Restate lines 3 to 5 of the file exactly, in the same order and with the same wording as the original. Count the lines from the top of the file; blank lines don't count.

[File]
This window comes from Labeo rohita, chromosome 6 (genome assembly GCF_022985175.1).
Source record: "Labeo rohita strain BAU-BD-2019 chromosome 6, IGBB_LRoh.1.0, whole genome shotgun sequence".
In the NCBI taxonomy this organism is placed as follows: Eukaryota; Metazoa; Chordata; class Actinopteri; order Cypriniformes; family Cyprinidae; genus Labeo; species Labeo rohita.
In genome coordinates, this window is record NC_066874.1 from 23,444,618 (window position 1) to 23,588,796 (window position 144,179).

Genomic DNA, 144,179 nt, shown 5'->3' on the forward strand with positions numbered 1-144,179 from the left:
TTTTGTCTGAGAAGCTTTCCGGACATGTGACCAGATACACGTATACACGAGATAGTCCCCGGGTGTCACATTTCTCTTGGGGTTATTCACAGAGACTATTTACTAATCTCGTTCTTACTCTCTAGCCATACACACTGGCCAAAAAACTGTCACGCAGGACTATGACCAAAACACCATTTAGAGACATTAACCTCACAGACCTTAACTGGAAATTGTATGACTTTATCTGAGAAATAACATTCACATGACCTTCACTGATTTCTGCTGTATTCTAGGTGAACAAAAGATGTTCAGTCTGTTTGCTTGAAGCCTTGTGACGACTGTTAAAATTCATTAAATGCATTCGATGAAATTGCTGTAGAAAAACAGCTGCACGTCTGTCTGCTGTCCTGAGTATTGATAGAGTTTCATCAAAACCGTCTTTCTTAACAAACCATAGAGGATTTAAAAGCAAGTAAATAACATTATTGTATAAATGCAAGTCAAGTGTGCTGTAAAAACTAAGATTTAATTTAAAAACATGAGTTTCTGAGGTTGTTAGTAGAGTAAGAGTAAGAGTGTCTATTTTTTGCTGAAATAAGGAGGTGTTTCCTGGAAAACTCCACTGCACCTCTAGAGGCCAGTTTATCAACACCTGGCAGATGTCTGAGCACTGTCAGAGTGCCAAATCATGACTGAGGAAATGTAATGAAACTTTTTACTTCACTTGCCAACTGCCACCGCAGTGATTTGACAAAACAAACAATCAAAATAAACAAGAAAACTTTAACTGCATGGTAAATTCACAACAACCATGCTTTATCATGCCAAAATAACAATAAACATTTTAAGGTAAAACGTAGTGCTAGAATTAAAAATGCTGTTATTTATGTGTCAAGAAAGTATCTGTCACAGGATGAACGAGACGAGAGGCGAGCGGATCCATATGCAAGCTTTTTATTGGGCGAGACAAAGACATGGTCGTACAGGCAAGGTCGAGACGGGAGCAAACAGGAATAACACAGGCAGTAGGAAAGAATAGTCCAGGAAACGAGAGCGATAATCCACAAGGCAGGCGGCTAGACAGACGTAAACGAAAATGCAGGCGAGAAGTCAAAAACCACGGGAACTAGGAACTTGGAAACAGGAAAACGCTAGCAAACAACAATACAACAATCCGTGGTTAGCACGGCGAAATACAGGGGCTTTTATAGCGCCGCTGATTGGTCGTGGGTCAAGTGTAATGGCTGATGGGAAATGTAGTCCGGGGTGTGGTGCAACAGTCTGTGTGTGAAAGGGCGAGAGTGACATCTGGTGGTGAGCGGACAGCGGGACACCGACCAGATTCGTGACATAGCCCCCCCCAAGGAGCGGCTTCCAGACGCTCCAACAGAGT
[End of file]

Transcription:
In the NCBI taxonomy this organism is placed as follows: Eukaryota; Metazoa; Chordata; class Actinopteri; order Cypriniformes; family Cyprinidae; genus Labeo; species Labeo rohita.
In genome coordinates, this window is record NC_066874.1 from 23,444,618 (window position 1) to 23,588,796 (window position 144,179).

Genomic DNA, 144,179 nt, shown 5'->3' on the forward strand with positions numbered 1-144,179 from the left: